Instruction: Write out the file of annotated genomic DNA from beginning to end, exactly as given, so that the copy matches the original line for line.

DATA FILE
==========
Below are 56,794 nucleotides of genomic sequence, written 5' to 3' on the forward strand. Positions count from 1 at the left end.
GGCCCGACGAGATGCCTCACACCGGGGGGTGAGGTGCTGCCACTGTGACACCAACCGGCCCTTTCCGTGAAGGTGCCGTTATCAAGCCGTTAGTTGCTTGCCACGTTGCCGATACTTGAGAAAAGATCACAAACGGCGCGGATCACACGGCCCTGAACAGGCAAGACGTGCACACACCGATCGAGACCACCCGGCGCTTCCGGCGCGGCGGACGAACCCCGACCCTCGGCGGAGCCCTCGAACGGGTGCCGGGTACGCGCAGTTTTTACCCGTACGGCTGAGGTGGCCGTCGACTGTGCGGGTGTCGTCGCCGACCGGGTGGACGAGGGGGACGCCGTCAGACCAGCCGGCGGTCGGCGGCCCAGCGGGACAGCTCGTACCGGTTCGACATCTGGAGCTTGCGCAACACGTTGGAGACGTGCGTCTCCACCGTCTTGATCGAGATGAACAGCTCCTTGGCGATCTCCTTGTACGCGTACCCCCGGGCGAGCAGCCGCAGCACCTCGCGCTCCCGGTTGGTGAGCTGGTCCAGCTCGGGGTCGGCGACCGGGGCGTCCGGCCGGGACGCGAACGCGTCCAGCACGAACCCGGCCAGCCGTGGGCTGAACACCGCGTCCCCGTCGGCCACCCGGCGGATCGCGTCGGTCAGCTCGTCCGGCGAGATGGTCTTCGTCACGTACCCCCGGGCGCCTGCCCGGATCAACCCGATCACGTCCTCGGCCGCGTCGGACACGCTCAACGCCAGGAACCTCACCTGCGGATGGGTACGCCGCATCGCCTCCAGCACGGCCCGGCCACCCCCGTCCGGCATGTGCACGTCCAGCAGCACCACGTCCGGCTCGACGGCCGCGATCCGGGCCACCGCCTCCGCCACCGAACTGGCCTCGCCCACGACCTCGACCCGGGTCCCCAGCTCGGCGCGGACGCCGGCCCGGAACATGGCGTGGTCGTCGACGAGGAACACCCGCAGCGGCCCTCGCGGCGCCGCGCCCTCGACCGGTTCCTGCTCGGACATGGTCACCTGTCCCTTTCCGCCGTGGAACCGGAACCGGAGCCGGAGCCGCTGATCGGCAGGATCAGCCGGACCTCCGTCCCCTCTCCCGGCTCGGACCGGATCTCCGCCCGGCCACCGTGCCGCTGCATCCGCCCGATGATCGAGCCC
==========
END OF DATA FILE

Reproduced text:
Below are 56,794 nucleotides of genomic sequence, written 5' to 3' on the forward strand. Positions count from 1 at the left end.
GGCCCGACGAGATGCCTCACACCGGGGGGTGAGGTGCTGCCACTGTGACACCAACCGGCCCTTTCCGTGAAGGTGCCGTTATCAAGCCGTTAGTTGCTTGCCACGTTGCCGATACTTGAGAAAAGATCACAAACGGCGCGGATCACACGGCCCTGAACAGGCAAGACGTGCACACACCGATCGAGACCACCCGGCGCTTCCGGCGCGGCGGACGAACCCCGACCCTCGGCGGAGCCCTCGAACGGGTGCCGGGTACGCGCAGTTTTTACCCGTACGGCTGAGGTGGCCGTCGACTGTGCGGGTGTCGTCGCCGACCGGGTGGACGAGGGGGACGCCGTCAGACCAGCCGGCGGTCGGCGGCCCAGCGGGACAGCTCGTACCGGTTCGACATCTGGAGCTTGCGCAACACGTTGGAGACGTGCGTCTCCACCGTCTTGATCGAGATGAACAGCTCCTTGGCGATCTCCTTGTACGCGTACCCCCGGGCGAGCAGCCGCAGCACCTCGCGCTCCCGGTTGGTGAGCTGGTCCAGCTCGGGGTCGGCGACCGGGGCGTCCGGCCGGGACGCGAACGCGTCCAGCACGAACCCGGCCAGCCGTGGGCTGAACACCGCGTCCCCGTCGGCCACCCGGCGGATCGCGTCGGTCAGCTCGTCCGGCGAGATGGTCTTCGTCACGTACCCCCGGGCGCCTGCCCGGATCAACCCGATCACGTCCTCGGCCGCGTCGGACACGCTCAACGCCAGGAACCTCACCTGCGGATGGGTACGCCGCATCGCCTCCAGCACGGCCCGGCCACCCCCGTCCGGCATGTGCACGTCCAGCAGCACCACGTCCGGCTCGACGGCCGCGATCCGGGCCACCGCCTCCGCCACCGAACTGGCCTCGCCCACGACCTCGACCCGGGTCCCCAGCTCGGCGCGGACGCCGGCCCGGAACATGGCGTGGTCGTCGACGAGGAACACCCGCAGCGGCCCTCGCGGCGCCGCGCCCTCGACCGGTTCCTGCTCGGACATGGTCACCTGTCCCTTTCCGCCGTGGAACCGGAACCGGAGCCGGAGCCGCTGATCGGCAGGATCAGCCGGACCTCCGTCCCCTCTCCCGGCTCGGACCGGATCTCCGCCCGGCCACCGTGCCGCTGCATCCGCCCGATGATCGAGCCC